What makes clinicians decide to use spinal immobilisation? A review of the literature
Tuesday, April 1, 2014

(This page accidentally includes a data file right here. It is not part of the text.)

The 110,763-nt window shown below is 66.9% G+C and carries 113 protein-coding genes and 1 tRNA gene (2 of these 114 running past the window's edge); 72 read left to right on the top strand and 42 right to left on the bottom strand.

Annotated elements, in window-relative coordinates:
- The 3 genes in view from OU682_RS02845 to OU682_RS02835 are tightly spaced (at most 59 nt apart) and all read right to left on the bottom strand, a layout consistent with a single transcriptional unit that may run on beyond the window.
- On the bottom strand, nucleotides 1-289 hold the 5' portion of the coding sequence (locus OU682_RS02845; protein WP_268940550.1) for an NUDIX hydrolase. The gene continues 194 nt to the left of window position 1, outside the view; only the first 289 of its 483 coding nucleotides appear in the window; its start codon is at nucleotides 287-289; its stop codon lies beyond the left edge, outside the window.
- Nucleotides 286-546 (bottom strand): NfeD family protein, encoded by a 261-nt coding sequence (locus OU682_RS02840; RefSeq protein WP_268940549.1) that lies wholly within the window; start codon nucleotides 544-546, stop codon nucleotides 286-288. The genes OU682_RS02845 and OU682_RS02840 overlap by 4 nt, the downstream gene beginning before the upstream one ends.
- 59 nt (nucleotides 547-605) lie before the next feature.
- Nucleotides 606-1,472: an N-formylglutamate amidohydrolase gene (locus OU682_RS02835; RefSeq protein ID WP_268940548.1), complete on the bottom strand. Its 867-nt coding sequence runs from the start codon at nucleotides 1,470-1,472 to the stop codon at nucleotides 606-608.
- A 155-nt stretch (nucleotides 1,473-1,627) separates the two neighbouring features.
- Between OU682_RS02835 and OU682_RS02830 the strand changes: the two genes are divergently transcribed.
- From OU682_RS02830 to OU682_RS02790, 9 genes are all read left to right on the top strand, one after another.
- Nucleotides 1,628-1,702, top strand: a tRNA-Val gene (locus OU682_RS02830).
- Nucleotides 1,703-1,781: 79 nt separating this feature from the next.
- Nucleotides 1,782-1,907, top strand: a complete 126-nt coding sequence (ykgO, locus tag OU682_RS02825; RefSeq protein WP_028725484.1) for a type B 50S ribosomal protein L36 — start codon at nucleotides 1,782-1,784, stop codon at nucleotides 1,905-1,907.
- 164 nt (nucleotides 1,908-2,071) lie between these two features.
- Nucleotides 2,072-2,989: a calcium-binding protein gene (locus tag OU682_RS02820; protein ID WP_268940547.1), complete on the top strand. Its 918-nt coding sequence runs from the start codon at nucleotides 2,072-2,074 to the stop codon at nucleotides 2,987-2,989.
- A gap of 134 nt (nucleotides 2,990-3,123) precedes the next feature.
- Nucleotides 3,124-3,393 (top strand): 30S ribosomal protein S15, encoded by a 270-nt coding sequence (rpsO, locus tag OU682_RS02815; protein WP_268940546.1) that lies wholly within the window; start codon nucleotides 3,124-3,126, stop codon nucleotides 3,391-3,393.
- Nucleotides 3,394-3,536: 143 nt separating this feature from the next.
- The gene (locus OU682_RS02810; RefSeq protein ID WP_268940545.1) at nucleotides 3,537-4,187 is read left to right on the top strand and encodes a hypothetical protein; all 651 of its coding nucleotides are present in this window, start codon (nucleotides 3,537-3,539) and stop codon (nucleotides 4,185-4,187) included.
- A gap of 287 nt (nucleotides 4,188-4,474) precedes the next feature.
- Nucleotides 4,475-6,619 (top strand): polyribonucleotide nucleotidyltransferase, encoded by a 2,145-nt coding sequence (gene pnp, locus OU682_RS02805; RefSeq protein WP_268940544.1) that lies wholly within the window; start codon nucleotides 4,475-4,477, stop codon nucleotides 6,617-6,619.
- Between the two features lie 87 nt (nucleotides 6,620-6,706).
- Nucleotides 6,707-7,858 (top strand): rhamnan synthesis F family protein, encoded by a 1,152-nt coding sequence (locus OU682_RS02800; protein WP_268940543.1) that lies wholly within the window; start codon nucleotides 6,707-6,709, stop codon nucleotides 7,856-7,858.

Current practice of spinal immobilisation appears to be based heavily on historical practice rather than scientific precedence. Evidence shows that it is common practice to immobilise patients, yet studies demonstrating the benefit of this is limited. The decision made by the clinician to immobilise a patient is based on fear of reprisal, caution and ritualised practice rather than robust clinical assessment or a definitive criteria. A global, standardised criteria and robust immobilisation method is yet to be established.This article will examine and critically analyse existing literature surrounding patient immobilisation following a suspected or confirmed acute neck injury. In particular, literature on the use of a cervical collar and head blocks and the use of clinician decision tools will be critically analysed.
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